Eat More Fat (Here’s Why)

By: Isabel Smith, MS, RD, CDN

Guess what? Eating fat, doesn’t necessarily make you fat. Fat is one of the major macronutrients, along with carbohydrates and protein, that acts as a major source of fuel for our bodies. Fat plays a key role in many different processes that help to keep us healthy so it’s important we get plenty of it. Before discussing all that fat does for your body, it’s important to know your fats: which ones to choose and which ones to avoid on a regular basis. Once you know what fats to eat more of, find out the many benefits they’ll be adding to your body.


Choose these most often:

  • Unsaturated Fats
    Unsaturated fat is liquid at room temperature and mostly comes from plant-based sources. There are two types of unsaturated fats: mono and polyunsaturated fats, both of which can help fight inflammation and promote health. Mono and polyunsaturated fats are the types to focus on getting more of in the diet.

Moderate these more often:

  • Saturated Fats
    Saturated fat typically comes from animal-based sources (dairy and animal meat) but can also come from plant-based sources like coconut. Saturated fat is solid at room temperature and is generally the type that we aim to moderate in our diets as in excess may promote inflammation and may contribute to heart diseaseExamples of food with saturated fat to eat in moderation: Animal-based sources of saturated fat are really the ones to eat in moderation. Including red meat cuts (especially those that are highly marbled), bacon, high fat (whole fat or 2% fat) dairy products including butter, milks, creamers and yogurts.A note about coconut-based products: Coconut is a plant-based source of saturated fat that is generally thought of as healthier than animal-based saturated fat, and can be consumed in moderation. Coconut oil also contains lauric acid that has been shown to have the potential to help raise healthy HDL or “good” cholesterol. Here are 8 reasons we love coconut oil.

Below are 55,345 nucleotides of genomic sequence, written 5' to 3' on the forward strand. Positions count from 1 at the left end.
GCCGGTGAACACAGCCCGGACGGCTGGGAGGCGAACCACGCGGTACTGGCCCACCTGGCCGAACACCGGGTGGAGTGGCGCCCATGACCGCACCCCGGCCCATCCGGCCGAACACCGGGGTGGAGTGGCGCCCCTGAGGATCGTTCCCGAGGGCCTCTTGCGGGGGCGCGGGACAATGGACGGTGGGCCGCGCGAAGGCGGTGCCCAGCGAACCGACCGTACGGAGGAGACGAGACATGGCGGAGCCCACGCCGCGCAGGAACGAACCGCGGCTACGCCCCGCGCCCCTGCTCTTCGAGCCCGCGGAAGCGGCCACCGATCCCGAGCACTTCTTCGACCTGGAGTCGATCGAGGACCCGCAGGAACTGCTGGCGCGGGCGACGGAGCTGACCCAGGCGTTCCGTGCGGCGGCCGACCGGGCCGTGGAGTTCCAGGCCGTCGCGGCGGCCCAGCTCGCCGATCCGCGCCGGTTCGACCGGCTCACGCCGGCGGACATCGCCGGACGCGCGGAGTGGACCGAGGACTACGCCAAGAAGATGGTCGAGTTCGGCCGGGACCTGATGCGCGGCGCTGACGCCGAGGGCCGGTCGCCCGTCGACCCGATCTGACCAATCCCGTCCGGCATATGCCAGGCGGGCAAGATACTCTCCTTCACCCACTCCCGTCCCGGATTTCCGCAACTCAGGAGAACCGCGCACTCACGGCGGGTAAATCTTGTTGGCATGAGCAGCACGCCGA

Fat is key for many processes and functions in the body and is generally important for overall health. You want to make sure you are choosing the good fats to reap the many benefits. Here’s what fat does does:

  • Provides Energy:
    Fat provides low-sugar fuel to the body. It provides more calories per gram than the other macronutrients (9 calories per gram of fat versus 4 calories per gram of carbohydrates and protein), so as always it’s key to know your portion size.
  • Boosts Satiety:
    Fat (like protein) can help to slow the process of digestion, which helps to promote fullness and satisfaction; slowed digestion can also help prevent blood sugar spikes and subsequent energy crashes.
  • Improves Vitamin Absorption:
    Fat also plays an important role in the absorption of important vitamins, A, D, E and K; to reap this benefit, it’s key to eat the healthy fat with foods containing the vitamins (hint: green leafy vegetables contain both vitamins A and K so drizzle on some healthy oil and make a salad. Here are 7 healthy oils and how to use them.)
  • Fights Inflammation: